The suit alleges access to wireless vehicle telematics is unconstitutional.
Amid the pomp and circumstance surrounding the 2020 US presidential election was a small but notable measure that passed in Massachusetts. On November 3, the state overwhelmingly passed an update to its landmark 2013 "right to repair" law guaranteeing vehicle owners and independent shops the same access to vehicle data that automakers have. The 2020 update expanded the law to specifically include telematics transmitted wirelessly.
Apparently that didn't sit well with some folks, as Automotive News reports a federal lawsuit is now in the works regarding the expanded law. The suit was filed late last week in the US District Court for the District of Massachusetts by the Alliance for Automotive Innovation, a group that lists numerous automakers in its membership including Ford, Honda, Fiat Chrysler Automobiles, General Motors, and Toyota to name a few.
According to Automotive News, the suit seeks to overturn the measure on the grounds of it being unconstitutional and in conflict with federal laws. The details of the conflict aren't readily clear, however, the alliance allegedly states the updated law would make personal driving data open to third parties without any "safeguards to protect core vehicle functions and consumers' private information or physical safety."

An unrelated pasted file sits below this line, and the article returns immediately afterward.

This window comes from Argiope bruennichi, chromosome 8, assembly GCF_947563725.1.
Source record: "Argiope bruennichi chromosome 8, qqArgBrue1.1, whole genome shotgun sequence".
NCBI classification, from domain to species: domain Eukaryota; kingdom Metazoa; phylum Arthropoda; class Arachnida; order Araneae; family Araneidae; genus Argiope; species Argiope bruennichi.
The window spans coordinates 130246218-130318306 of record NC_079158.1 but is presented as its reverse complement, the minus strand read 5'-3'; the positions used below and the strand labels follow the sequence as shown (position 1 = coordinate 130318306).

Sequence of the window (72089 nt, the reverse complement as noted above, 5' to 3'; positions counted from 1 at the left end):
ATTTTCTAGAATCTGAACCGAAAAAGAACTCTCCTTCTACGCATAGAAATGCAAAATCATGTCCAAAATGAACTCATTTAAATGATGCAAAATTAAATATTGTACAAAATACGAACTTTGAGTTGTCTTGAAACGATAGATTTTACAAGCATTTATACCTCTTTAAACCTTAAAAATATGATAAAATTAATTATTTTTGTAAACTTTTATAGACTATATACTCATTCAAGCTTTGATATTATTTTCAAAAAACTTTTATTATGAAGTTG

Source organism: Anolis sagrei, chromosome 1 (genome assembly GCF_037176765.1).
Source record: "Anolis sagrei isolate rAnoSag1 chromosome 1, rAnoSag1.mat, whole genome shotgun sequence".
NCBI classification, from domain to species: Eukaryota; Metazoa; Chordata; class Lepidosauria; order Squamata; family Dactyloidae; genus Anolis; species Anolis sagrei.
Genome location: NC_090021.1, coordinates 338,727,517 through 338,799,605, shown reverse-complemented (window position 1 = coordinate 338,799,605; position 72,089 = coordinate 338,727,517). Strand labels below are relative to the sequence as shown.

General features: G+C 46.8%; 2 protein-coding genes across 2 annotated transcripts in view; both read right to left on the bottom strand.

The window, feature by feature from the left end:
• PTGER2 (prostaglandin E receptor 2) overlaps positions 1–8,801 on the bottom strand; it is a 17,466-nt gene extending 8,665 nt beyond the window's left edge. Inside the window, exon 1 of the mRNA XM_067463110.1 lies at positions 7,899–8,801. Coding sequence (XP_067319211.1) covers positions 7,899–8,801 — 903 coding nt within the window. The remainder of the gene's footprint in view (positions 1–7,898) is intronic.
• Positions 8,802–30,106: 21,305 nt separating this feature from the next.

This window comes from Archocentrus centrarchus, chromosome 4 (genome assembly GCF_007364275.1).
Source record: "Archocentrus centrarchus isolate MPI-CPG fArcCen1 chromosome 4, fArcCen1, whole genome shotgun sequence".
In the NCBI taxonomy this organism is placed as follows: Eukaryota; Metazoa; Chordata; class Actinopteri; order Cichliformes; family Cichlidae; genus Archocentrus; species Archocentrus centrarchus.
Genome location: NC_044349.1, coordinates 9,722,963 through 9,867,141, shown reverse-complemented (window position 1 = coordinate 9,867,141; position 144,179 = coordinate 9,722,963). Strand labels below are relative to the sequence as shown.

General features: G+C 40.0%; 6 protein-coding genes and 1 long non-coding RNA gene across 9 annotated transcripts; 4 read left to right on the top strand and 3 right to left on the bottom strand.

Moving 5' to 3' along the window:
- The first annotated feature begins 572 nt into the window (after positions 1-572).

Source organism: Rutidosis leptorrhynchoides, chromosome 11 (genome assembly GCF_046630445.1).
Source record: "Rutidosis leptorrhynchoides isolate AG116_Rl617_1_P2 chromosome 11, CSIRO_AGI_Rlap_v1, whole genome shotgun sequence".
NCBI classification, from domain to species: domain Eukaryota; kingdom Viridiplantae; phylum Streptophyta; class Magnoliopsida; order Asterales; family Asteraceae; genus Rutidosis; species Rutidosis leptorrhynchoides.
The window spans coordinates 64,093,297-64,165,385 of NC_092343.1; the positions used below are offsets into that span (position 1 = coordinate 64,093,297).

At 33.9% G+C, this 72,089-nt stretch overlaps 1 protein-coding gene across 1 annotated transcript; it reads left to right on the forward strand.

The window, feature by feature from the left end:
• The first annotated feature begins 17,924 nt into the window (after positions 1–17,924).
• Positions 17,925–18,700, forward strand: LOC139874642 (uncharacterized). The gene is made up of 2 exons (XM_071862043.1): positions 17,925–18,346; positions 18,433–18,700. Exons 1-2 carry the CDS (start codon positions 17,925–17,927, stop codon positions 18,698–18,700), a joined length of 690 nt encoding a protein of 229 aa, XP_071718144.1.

The updated law is slated to go into effect on December 3. It closes a loophole in the existing law that left the question of wireless telematics open-ended. Such data is typically transmitted to OEMs and can include a range of information on vehicle functionality. It can also contain real-time driving data as well as GPS information. One of the arguments against the updated law is that, by making this data available to customers and independent shops, it could be used by nefarious parties to stalk individuals for a variety of criminal purposes. In the hands of OEMs, such data is apparently protected and safe from hacking.
Massachusetts' original 2013 law was ultimately adopted nationwide. Provided this new measure stands up to legal scrutiny, it's possible a similar expansion could take place.